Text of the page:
I am a theoretical biogeographer. Broadly, my research explores the role of dispersal in shaping ecological and evolutionary patterns across scales. Currently, my work is aimed at understanding the role of human movement patterns in determining the spread of invasive species across the globe by bridging ideas of niche concepts from community ecology and spread processes in network science. In my research, I use a combination of mathematical methods (such as stochastic processes, linear algebra, fourier transformations, and partial/ordinary differential equations, etc.) and empirical datasets on human-mobility networks to address fundamental questions in invasion biogeography like what is the spatiotemporal trajectory of species spreading on complex human mobility network? Why are invasion rates so variable? And how can we stymie human-mediated biological invasions?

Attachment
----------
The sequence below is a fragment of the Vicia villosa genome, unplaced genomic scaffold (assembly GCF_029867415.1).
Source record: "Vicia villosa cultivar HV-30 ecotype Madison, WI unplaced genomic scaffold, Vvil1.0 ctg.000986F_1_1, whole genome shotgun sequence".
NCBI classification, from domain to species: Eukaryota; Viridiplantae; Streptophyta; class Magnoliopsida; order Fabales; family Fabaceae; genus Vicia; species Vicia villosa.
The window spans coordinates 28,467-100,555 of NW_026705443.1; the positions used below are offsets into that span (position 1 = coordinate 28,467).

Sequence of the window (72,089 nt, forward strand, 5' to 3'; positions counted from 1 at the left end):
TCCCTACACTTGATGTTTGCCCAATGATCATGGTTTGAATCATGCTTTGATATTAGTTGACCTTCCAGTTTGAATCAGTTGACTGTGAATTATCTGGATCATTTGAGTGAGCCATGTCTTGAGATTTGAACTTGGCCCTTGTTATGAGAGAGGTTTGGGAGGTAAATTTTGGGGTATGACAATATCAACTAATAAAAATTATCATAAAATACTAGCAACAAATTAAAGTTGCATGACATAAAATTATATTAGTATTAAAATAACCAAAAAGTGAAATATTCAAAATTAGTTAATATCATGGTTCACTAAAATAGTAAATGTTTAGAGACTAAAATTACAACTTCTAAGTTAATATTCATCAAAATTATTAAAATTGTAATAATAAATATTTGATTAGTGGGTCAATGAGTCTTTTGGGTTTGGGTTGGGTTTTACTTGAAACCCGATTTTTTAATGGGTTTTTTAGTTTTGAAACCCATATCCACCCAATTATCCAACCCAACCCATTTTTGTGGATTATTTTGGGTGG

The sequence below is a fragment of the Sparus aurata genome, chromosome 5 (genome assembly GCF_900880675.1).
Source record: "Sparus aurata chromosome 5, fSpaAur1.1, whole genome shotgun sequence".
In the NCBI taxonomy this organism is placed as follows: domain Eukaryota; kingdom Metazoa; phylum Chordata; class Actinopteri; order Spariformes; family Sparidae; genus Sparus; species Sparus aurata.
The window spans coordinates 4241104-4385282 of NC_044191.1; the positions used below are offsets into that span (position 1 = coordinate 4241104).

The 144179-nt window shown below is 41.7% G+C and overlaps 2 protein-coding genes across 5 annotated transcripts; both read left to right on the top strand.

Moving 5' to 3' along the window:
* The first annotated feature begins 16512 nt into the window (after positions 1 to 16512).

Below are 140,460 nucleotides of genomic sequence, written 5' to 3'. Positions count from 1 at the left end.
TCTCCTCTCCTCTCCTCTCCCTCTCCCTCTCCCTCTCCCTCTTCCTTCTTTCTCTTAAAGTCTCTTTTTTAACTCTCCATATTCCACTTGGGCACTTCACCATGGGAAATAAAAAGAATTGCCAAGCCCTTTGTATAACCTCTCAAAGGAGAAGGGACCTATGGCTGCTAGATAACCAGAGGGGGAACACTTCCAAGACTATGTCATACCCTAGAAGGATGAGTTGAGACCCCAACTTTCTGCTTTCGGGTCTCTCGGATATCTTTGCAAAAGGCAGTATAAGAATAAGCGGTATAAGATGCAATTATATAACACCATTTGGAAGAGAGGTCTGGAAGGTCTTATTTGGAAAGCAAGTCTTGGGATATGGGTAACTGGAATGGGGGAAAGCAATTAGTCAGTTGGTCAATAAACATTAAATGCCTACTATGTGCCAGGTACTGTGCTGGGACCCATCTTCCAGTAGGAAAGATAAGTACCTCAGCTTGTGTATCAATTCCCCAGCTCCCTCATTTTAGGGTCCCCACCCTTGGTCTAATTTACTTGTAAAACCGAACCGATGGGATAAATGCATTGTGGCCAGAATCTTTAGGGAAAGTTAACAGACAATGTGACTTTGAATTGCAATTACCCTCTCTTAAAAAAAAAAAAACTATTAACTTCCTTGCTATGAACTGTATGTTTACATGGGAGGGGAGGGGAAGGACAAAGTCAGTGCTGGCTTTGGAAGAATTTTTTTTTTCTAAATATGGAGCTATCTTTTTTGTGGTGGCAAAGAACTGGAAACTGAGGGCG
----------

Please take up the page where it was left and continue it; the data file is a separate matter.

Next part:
Before UT, I was a master's student at Yale in Dept. of EEB, where I researched how dispersal and fire-vegetation-climate feedbacks, together, determine the distribution pattern and resilience of the continental-scale boundary between savanna and forest biomes. I did my undergrad in Physics and Environmental Sciences at the Indian Institute of Science.